Some bewildered civilians suggest calling the US in on our side. However, this too is illegal. The ‘anti-defence laws’ regard asking allies to support you as ‘secondary action’. Britain must fight Hitler alone with the home media totally hostile to self-defence! Of course, the ‘neutral’ anti-defence laws do not apply to Hitler. He can mount any attack, without giving any notice, using as much force and enlisting as many allies as he likes. He can bomb and kill civilians with impunity and execute all the service personnel he wishes after our surrender or defeat.
With laws like that how could we hope to defeat Hitler, even though many ordinary service personnel and civilians would still try?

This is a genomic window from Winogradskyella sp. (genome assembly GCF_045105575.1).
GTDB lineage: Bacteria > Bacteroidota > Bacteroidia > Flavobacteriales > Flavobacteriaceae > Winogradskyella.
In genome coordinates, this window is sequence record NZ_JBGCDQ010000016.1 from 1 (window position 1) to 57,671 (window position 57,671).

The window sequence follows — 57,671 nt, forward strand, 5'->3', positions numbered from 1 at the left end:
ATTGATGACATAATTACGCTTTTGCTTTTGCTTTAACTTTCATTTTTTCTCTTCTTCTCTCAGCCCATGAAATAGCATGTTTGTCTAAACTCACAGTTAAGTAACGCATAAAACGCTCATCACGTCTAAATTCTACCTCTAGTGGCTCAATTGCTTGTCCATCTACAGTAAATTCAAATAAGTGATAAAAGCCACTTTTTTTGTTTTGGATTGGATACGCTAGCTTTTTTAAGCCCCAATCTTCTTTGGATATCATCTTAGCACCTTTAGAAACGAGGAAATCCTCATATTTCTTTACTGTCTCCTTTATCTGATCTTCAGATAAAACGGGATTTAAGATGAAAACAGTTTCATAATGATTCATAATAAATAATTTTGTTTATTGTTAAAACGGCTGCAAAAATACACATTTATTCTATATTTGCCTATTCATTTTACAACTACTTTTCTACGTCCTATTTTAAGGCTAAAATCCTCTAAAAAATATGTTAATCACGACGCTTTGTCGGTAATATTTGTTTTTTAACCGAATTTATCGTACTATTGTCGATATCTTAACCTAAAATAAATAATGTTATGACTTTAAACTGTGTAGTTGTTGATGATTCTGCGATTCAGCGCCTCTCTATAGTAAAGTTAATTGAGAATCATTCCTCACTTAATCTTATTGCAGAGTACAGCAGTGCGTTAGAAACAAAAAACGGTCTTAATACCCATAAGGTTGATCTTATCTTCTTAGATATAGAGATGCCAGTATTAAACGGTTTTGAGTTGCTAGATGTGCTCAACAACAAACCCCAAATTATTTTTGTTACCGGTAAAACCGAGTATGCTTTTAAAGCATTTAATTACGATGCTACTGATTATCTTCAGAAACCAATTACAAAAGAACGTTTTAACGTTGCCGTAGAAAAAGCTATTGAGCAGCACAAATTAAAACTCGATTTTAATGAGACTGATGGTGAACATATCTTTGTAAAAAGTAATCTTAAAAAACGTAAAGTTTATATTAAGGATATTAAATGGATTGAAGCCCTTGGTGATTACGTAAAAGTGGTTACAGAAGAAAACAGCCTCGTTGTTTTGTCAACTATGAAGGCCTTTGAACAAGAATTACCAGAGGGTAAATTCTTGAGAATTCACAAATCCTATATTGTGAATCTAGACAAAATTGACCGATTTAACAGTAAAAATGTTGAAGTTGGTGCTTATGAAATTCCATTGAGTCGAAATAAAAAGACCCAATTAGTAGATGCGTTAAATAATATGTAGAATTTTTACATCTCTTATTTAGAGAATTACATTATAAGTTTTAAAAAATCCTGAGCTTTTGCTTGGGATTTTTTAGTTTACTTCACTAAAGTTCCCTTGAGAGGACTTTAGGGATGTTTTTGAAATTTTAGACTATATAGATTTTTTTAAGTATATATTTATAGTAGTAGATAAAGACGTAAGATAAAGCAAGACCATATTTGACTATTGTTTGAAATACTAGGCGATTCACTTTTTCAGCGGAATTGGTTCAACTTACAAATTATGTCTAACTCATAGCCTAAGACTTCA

Now, of course, in reality, the British media fully supported fighting Hitler, as the war was in the interests of British capitalism (sorry – in defence of western democracy and freedom), and our commandos would be lauded as heroes. We’d tell Hitler to get stuffed.
Of course, in the here and now our armed forces are the trade unions and Hitler is our ruling class. So why do union leaders accept these impossible laws, turn on our best fighters, seek negotiations and compromise (or total surrender) rather than victory? Why do they agree to inform the employers and ruling class of our plans in advance, while only coming up with action the employer can prepare for and agreeing not to seek allies?
Because they are never at war with our class enemies. Because protecting union funds safeguards their own wages. Because they are ready and willing to accept the rewards of collaboration with our enemies in the form of knighthoods and peerages for services rendered to their class, whilst betraying ours.